If your middle is muddled like mine was after having two kids – but you’ve never had kids, or maybe you have eight – and it makes weird shapes when you try to sit up, or you could swear you can fit your whole hand in your tummy trench, and no matter how much you overexercise and diet trying to “lose the pooch” it WON’T. GO. AWAY! Then you might have a SEPARARTION in your abs that is totally fixable without surgery or crazy workouts. It’s called a diastasis recti, and it’s an injury to your abdominal muscles that leaves your vital organs unprotected and unsupported by the core. Put simply, having a “die-ass-tuh-sees” means that your abs have literally come apart at the seam of connective tissue (linea alba) fasciae where the four abdominal layers are supposed to join… and stay joined. What should be a finger-width trench down the middle of your abs has become wider than that… much wider!
What is Diastasis? Diastasis occurs when continuous forward forceful pressure stretches apart your outermost abdominal layer, also known as your six-pack or rectus abdominus. For a long time, having a split in the abdominal wall was accepted as normal and natural in women that had carried more than one pregnancy. However, thousands of cases of ”mummy tummies” in men and women have never been pregnant have been documented by diastasis experts such as Julie Tupler, physical therapists like Kelly Dean of The Tummy Team and personal trainers like Kim Vopni from Pfilates.
Why don’t more people know about it? The reason most people do not know about diastasis has a lot to do with our visual society. Women are told that they are just being vain and that a pooch is normal after pregnancy. We have forgotten the fact that our core isnt there to make us look good in a swimsuit, and when we do want to get ready for swimsuit season, we put WAY too much focus on the six-pack. Unfortunately, targeting just the outside “pretty” muscles with endless crunches, planks, burpees and sit ups can truly SHRED them.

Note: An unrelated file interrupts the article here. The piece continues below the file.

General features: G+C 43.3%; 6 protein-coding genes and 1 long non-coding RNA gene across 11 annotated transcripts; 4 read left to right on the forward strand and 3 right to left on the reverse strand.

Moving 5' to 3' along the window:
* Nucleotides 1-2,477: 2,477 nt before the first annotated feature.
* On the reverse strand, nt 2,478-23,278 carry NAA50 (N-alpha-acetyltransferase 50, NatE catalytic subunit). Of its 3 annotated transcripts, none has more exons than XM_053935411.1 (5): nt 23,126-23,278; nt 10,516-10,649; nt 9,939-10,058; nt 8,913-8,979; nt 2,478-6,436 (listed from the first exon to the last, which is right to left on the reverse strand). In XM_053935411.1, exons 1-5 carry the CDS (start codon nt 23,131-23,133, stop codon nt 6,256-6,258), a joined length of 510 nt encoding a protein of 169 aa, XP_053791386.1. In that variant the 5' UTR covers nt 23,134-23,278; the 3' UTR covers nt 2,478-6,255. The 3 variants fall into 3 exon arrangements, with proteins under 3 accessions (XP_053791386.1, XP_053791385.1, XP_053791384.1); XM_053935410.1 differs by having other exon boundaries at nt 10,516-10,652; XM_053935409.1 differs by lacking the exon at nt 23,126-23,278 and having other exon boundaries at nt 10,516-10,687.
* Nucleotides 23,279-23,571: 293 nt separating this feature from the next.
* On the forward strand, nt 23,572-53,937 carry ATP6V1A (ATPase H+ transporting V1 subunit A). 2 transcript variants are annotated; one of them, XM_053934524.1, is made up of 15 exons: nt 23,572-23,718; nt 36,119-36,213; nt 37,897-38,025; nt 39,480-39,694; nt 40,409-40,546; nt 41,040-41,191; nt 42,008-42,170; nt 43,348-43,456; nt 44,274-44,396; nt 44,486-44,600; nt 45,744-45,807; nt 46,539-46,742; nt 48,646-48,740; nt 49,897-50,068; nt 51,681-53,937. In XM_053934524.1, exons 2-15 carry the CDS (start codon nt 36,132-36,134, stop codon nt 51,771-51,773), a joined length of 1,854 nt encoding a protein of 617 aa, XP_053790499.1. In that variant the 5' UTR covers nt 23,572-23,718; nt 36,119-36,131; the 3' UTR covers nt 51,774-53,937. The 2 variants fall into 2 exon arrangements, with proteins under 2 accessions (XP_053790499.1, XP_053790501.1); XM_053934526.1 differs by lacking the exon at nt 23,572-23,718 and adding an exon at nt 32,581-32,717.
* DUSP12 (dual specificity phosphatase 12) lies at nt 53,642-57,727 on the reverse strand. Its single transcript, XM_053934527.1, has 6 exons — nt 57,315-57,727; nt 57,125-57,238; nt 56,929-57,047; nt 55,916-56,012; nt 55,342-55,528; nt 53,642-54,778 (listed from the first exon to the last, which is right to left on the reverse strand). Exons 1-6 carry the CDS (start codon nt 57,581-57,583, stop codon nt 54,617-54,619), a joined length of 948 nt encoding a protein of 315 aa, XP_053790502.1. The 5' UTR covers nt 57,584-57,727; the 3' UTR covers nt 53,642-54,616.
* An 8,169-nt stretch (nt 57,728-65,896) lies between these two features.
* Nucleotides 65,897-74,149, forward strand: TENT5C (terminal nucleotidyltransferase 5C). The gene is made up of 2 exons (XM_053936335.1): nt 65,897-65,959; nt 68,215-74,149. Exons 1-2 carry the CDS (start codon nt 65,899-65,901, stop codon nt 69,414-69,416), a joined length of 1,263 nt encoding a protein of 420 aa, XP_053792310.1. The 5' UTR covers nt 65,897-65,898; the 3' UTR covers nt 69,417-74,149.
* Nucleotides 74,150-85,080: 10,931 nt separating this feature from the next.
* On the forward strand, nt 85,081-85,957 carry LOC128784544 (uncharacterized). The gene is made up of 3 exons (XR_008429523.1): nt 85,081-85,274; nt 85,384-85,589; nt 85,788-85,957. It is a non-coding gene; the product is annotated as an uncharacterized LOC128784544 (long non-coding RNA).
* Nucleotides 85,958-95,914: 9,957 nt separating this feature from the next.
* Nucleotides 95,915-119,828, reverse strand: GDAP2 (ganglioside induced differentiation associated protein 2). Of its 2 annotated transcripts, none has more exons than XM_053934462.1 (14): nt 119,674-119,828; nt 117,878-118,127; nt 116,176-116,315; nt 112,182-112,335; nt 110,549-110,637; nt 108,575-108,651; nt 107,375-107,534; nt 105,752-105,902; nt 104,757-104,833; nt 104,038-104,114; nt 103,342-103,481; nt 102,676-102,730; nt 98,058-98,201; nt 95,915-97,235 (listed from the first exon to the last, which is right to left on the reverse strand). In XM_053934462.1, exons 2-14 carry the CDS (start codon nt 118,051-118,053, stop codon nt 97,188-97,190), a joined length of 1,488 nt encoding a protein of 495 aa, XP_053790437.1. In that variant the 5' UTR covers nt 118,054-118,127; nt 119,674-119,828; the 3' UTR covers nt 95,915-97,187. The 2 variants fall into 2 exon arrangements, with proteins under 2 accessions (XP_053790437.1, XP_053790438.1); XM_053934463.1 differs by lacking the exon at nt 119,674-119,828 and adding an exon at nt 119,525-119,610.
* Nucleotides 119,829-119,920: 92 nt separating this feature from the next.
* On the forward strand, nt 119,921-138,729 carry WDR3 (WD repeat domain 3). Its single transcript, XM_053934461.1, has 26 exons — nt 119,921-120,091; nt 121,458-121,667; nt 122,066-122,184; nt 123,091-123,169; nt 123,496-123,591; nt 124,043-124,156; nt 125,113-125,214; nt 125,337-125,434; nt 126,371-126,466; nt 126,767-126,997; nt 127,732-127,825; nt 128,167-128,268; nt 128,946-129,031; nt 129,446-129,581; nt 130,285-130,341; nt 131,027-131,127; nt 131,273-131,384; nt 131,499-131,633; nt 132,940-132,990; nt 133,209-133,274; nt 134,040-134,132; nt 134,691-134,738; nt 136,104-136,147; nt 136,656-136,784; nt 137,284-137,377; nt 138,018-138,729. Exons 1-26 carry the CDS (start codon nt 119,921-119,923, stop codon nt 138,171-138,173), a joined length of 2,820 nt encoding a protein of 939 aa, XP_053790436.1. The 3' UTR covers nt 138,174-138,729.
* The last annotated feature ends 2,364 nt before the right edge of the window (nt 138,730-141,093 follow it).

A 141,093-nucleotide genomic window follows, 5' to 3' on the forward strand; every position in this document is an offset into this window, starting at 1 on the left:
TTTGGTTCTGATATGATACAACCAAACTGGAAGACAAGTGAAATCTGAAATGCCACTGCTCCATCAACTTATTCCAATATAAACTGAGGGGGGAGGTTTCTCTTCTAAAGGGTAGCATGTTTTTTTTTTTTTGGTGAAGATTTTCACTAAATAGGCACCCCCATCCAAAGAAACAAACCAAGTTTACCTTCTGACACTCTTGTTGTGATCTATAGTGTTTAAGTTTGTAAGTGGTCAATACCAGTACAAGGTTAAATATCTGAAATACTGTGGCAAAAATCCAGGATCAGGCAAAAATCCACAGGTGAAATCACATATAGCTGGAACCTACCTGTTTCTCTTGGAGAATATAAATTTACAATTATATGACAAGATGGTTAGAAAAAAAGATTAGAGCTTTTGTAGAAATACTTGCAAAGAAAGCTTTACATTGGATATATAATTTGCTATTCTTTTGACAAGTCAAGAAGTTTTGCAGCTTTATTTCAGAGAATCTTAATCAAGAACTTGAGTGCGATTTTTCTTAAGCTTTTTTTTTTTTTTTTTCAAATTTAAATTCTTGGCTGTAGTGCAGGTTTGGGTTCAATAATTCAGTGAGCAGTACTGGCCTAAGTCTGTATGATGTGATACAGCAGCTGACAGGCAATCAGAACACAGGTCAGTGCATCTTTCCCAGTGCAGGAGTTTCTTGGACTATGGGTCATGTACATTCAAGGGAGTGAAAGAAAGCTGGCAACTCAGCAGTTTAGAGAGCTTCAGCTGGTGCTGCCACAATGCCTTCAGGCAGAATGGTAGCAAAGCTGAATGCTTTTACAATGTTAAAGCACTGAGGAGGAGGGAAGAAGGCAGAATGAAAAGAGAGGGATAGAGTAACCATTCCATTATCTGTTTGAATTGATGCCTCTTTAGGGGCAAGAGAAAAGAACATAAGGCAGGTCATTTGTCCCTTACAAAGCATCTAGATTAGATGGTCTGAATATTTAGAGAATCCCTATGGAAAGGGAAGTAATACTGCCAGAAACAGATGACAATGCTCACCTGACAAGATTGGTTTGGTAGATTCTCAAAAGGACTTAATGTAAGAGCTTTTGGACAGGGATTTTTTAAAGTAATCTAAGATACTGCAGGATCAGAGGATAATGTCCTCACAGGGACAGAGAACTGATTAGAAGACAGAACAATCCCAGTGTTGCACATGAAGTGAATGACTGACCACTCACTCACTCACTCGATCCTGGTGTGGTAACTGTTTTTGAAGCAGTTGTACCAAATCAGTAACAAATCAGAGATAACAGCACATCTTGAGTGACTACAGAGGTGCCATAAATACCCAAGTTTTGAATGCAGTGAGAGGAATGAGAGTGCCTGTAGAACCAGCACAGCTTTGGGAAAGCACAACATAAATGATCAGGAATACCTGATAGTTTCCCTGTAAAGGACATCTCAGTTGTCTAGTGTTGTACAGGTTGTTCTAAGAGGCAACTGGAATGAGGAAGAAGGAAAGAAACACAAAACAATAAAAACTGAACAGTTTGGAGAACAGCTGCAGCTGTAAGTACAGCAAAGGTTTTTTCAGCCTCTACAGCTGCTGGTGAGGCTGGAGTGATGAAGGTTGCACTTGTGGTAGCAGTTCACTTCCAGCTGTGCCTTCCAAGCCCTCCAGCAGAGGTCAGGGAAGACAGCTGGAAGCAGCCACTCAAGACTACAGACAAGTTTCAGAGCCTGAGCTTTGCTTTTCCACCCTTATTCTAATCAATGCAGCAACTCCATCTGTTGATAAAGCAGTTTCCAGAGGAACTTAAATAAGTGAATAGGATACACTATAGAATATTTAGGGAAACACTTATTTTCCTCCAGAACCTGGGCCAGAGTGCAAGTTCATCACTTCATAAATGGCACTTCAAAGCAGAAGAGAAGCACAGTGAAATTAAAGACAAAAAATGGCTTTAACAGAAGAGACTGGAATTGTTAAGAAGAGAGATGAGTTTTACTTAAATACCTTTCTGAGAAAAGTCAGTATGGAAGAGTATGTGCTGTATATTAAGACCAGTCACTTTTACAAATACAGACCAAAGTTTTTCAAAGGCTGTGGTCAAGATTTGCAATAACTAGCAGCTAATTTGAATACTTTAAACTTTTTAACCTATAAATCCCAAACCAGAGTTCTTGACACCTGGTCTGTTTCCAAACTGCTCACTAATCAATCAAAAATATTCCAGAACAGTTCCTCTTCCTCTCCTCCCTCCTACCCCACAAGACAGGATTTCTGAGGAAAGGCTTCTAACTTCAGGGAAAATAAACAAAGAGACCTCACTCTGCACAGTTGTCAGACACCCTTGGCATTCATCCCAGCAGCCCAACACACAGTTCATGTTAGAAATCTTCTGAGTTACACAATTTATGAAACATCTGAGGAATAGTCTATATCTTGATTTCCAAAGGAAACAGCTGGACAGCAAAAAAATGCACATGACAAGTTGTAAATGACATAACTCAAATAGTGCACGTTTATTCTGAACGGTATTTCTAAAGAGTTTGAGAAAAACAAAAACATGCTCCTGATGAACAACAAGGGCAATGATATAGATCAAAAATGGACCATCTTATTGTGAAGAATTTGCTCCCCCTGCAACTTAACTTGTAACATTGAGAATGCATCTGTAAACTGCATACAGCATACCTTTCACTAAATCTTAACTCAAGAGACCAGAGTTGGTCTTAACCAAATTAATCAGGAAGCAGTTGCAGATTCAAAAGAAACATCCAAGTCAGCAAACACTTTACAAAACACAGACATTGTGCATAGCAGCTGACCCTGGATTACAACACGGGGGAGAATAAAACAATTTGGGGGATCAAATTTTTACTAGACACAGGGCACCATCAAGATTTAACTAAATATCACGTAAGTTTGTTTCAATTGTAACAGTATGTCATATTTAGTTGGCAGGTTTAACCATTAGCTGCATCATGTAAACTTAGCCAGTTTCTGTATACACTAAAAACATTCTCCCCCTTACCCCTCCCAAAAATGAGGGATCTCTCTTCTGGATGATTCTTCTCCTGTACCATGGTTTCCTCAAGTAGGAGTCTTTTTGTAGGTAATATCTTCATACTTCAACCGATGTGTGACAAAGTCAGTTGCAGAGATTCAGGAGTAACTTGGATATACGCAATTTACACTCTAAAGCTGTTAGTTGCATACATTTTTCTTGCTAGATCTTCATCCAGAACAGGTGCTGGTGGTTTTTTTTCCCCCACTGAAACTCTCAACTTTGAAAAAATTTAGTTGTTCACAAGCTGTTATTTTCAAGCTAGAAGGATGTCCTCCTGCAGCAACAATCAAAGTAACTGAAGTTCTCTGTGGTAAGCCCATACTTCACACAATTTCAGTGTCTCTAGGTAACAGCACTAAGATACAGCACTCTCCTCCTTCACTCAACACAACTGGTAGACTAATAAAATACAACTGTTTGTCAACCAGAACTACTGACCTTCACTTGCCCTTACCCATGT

What’s wrong with “shredded” abdominals? Abs with a diastasis recti where the rectus abdominus has split apart can cause serious health issues such as…
- chronic lower back pain because a deflated core won’t support your spine
- stress incontinence (a.k.a. “leaking” when you sneeze or laugh or jump) because a weak inner core won’t hold pressure up off your pelvic floor and bladder.
- prostate health because true core training will massage the prostate in beneficial ways
- bowel issues because the abs aren’t holding the organs in the right spots and shielding them from outside jostles and bumps… how are those shredded abs sounding now?
How can I check myself for a Diastasis? Fit2B Studio provides a free self-check video for diastasis that we filmed with a physical therapist who is an expert on the subject of core training for the prenatal and postnatal client. You can watch that video by clicking here!
What do I do if I have one? If you have a diastasis, the good news is that if you abandon crunches, sit ups and unmodified planks while pursuing corrective training and rehab, you can close your split, lose inches, and start reclaiming your body’s health. My work with Fit2B Studio has expanded to offer several free tools and resources to help raise awareness worldwide, and we want people to know that help is out there. Healing is possible, and you don’t need to stop exercising. Walking is the best, and if you modify your current routine and learn how to strengthen your deepest core muscles, you’ll take pressure OFF that injury so it can start closing and reknitting. To learn more, please head over to our Diastasis awareness section where you will find printables, handouts, more videos, and a directory of professionals worldwide!